There are a lot of layers to the story, including the takedown of a drug baron, a prostitution service with girls cut up to look like movie stars and a team of ex-cops that find themselves employed by the same company. But, as Hanson realised, it’s the characters that drive the story and all are perfectly captured. Representing the good, the bad and the ugly of Old School Hollywood as it matured into its teenage years, started taking drugs and openly scandalised itself.

It’s a film that doesn’t talk down to its audience, trusting them to follow the multiple threads and realise the bigger picture at play here. It’s the type of film that hadn’t been seen in Hollywood for a while and sadly hasn’t been seen much since either.

On a personal note, L.A. Confidential lies in my top ten films of all time. It’s a masterpiece of storytelling, acting and directing with Hanson being able to carry the film through its multiple plotlines and double-crosses. This was one of the best films to come out of the 90s and proved to be a staple of the crime genre for years to come. Hanson might never have hit the same heights again but he never tried to.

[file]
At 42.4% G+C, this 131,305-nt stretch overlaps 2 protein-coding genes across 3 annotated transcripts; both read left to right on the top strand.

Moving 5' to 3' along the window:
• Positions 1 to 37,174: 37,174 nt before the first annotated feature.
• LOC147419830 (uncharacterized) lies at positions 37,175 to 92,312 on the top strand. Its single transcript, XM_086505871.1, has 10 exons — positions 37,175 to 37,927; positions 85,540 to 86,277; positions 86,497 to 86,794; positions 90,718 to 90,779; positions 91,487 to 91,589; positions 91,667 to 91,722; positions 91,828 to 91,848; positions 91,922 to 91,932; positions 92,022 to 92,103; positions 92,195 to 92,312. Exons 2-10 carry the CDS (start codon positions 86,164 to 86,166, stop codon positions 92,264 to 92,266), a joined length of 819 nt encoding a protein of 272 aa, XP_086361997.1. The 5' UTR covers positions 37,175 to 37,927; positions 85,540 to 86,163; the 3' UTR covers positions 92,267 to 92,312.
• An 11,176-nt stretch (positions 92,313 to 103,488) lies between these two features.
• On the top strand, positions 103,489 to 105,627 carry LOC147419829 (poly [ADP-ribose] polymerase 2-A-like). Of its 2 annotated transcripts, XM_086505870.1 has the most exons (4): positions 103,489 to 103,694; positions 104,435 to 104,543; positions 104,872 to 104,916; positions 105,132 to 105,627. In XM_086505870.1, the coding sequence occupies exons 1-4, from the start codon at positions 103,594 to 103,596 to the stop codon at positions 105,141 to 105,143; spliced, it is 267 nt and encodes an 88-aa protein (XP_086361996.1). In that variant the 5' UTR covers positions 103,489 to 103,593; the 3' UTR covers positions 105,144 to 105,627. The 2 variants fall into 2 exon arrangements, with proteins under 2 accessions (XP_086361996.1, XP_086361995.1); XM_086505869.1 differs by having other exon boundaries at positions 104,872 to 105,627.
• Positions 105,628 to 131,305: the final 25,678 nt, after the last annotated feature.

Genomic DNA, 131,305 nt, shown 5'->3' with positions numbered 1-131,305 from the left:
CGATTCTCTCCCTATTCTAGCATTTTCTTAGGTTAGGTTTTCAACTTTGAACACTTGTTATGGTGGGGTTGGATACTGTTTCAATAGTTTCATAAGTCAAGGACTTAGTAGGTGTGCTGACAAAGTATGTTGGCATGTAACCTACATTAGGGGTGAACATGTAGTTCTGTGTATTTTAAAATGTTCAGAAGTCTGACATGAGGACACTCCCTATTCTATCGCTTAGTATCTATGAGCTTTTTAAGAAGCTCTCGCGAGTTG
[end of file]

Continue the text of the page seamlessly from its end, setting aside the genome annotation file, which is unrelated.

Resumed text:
Instead, he forged his own path rather than letting the success get to his head. Which makes this piece of brilliance all the more unique as a result. By never forcing himself to live up to the hype, Hanson created a one-off that perfectly encapsulated a time period and breathed new life into a dying genre.

L.A. Confidential is available now on DVD and Blu-ray.

Matthew Wilson

Operating out of Livingston, Scotland, Matthew Wilson has been self-publishing reviews since 2012 - amassing over 1000 and climbing on his personal account at MovieFanCentral- and has produced a number of short films for his Graded Unit at Edinburgh College. Matthew hopes to start writing and directing his own productions one day, having written several unpublished scripts for film and television.

Posted on Oct 3, 2016